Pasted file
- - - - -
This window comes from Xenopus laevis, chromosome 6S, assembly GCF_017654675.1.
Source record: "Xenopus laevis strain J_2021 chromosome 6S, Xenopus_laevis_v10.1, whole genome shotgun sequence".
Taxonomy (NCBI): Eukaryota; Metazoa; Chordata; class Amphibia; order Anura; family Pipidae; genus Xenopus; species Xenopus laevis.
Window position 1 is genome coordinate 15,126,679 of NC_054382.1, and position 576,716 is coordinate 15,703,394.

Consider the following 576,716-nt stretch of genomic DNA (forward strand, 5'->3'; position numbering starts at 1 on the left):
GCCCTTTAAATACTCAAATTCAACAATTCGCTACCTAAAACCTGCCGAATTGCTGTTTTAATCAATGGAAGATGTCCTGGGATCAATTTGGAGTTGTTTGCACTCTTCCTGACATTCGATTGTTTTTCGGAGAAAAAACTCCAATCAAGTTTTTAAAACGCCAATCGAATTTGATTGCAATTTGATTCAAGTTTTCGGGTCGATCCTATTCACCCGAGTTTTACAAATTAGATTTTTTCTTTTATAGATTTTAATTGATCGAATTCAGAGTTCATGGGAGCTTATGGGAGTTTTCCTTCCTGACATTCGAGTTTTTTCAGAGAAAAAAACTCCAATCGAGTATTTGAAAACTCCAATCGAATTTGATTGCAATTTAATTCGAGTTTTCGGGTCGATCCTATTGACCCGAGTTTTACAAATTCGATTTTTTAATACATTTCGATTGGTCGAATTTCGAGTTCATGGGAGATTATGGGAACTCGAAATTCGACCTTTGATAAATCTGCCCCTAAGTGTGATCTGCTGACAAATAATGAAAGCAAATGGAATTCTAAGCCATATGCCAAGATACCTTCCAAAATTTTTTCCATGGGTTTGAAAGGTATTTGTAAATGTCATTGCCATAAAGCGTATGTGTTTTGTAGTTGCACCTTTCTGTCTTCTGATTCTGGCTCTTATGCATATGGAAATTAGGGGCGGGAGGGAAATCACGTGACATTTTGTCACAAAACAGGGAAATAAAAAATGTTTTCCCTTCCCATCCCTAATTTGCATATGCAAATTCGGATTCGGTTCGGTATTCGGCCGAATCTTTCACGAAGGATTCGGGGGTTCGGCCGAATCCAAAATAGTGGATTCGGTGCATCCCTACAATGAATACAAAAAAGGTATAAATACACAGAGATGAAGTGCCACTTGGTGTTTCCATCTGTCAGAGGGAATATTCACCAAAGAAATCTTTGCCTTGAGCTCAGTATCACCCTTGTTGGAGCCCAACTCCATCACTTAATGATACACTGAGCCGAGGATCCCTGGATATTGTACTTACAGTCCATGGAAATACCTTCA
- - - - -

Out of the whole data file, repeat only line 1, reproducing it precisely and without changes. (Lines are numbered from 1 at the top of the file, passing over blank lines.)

This window comes from Xenopus laevis, chromosome 6S, assembly GCF_017654675.1.